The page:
Closely related to this is when we don’t give our attention or appreciation to others. When we don’t pay attention, we can’t see the other person. It is our attention that brings them and everything else into being. Our minds are the space, the homes, of all creation. So, if we strip people of our attention, we are stripping them of their very being. Watch this, especially when it comes to our kids. I can’t express how much we steal from our children when we don’t give them the attention they need, not a spoiled attention, but an attention of true love and care, one that contains the wisdom of ‘no’.What a world it would be if each of our children grew up knowing that they were seen and felt and appreciated.

Another subtle way we steal from ourselves and others is when we enter the comparing mind. By its very nature, with the comparing mind, we step into a dualistic frame, where we intend to put someone or something above or below the other. That is, we take value or worth from someone or something, very often our own. When we compare ourselves to others, we often find scarcity in ourselves, we think we are lacking, which makes us feel cheated. And on the other side, we may find ourselves superior, which leaves us arrogant and makes the other feel lacking. In both cases, though, we are stealing.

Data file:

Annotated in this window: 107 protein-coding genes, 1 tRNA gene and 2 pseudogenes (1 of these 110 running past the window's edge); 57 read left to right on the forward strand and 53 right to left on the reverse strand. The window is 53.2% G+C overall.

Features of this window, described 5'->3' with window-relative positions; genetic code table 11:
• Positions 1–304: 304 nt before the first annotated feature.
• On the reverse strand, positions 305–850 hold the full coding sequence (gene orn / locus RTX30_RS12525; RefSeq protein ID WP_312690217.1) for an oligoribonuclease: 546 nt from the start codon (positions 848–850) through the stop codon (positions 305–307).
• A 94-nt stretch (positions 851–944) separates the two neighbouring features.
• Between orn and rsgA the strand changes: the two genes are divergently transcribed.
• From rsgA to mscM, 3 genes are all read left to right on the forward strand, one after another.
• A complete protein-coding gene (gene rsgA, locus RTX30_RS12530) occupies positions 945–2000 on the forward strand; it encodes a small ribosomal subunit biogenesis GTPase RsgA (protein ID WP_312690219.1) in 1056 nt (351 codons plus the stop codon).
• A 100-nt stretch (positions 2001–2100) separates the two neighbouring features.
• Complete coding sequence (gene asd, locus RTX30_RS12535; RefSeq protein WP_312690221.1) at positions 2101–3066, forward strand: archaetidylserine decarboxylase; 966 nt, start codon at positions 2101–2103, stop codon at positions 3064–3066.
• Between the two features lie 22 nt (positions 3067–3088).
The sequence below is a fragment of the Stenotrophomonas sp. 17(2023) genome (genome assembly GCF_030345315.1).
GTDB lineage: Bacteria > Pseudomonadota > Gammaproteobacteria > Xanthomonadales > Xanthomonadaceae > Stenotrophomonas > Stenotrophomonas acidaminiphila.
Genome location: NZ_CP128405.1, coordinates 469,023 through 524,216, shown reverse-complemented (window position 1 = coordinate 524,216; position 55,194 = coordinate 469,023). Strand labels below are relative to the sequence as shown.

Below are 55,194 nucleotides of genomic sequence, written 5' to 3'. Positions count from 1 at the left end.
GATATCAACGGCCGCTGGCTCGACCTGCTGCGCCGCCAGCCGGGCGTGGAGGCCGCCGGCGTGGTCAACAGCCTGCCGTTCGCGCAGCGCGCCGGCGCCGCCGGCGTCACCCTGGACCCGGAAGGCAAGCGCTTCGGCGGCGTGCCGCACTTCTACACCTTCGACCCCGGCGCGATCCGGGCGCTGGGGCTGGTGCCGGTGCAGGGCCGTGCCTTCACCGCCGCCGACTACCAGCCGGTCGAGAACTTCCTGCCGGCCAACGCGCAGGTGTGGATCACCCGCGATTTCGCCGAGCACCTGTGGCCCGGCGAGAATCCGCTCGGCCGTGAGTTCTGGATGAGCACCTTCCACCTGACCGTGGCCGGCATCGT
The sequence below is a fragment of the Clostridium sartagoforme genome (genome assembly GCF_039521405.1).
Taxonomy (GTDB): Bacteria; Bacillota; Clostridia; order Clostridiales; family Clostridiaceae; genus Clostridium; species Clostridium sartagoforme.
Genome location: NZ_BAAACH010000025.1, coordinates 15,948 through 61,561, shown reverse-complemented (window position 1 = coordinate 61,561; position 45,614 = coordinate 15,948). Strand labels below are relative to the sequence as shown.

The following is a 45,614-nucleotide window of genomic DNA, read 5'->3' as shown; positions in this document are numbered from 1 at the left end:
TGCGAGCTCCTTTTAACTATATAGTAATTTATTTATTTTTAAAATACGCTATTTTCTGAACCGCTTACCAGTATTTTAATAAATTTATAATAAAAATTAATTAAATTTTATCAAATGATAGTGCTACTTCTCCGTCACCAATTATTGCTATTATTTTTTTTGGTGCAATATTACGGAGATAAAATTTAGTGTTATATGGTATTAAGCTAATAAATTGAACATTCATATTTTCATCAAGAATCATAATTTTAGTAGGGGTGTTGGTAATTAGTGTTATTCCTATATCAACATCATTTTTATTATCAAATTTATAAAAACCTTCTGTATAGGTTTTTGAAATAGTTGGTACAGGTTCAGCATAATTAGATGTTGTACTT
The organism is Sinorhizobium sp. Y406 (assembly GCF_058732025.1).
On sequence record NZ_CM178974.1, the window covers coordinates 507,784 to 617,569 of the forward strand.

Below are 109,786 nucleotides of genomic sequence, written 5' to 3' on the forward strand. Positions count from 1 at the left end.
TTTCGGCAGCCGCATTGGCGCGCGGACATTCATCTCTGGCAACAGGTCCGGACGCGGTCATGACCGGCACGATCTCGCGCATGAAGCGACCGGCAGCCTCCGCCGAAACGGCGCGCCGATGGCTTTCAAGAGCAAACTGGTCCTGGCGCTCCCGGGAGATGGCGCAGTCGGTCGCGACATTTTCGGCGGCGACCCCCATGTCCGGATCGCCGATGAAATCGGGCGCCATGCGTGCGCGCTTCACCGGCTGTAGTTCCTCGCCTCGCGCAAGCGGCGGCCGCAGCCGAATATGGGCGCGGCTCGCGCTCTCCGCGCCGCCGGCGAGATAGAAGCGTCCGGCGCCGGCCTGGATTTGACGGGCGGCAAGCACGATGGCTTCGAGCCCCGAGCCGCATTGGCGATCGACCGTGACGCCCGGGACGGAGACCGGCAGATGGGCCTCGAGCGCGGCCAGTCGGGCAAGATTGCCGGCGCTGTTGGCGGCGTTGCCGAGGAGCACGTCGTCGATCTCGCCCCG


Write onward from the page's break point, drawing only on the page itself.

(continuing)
“Comparison is the thief of joy.” — Common Saying

Okay, we’ve spoken a lot about stealing from others. But what about all the ways we steal from ourselves? When you impose an outside image of you onto yourself, are you not stealing from the uniqueness, from the very essence of who you are? When you don’t believe in yourself, are you not stealing the vitality and passion from your heart to live and express love freely? When you judge or criticize yourself, are you not stealing from your own self-worth? What about when you live in a constant state of hurry and busyness? Or when you don’t give yourself any time to listen to your heart or digest and assimilate your experiences? Aren’t you stealing from yourself when you don’t allow yourself time to contemplate, reflect, and rest? What about with your stories? Are you telling any stories about yourself that box you in and limit yourself from your full potential? Do you often find yourself the victim, which lends itself only to pity and pain?